John Gapper FT’s Business Editor writes
However, just as an exercise, imagine what it would be like if all homeowners were forced to mark to market the value of their homes, and post cash collateral in cases of negative equity.
Of course, households are not banks and do not have shareholders and bondholders, so there is probably no good reason for them to mark to market their assets. Still, it makes you think.
What is wrong with this is that it doesn’t matter if households have shareholder or not, actually they very much do have at the least stakeholders, people who are part of the household.
The key determinant of marking an asset to current prices or cost which ever is lower, is whether the asset is used as a trading asset or is it a holding asset. Businesses do not mark to market their plant & machinery, furniture or office buildings as long as they are not trading in these things. If a business buys and sells houses then they would mark-to-market if the house prices fall, else they would simply keep it at cost at which it took to acquire the inventory.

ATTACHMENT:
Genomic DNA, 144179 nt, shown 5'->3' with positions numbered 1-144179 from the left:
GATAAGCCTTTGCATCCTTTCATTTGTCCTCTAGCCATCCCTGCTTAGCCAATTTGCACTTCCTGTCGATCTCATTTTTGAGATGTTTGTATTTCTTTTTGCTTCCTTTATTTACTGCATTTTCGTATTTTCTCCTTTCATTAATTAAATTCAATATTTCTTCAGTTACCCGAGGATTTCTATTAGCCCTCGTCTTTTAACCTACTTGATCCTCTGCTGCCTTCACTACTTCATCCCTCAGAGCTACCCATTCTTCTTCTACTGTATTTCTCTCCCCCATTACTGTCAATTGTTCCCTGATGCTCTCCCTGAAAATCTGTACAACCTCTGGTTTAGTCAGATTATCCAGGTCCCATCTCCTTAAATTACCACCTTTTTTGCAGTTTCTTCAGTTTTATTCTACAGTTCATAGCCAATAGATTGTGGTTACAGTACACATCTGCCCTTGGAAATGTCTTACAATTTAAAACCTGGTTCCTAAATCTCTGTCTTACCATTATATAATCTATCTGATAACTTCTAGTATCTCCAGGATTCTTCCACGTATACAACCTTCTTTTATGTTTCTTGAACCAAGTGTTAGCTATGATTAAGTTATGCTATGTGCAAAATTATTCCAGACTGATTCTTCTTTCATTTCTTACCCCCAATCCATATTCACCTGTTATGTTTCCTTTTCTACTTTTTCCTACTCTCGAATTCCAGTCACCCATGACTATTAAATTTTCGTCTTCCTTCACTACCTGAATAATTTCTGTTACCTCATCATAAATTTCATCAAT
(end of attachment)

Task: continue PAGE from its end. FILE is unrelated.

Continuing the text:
The obvious problem with Financial Assets is that their cost price especially for complex options, derivatives etc is essentially a combination of market prices and the model used for valuation. This gives unrealised gains and losses for these assets which can be huge.
The key to solving this is to go back to basics, look at the point of time when the asset was created and simply treat that as the cost of the asset, banks should not be allowed to take profits if prices move up unless they actually sell the asset, but they should have to write-down the value if the prices fall.
This will create a natural disincentive to creating complex products where the financial institutions cannot realise the gains without actually selling the asset, but would take losses if prices fall.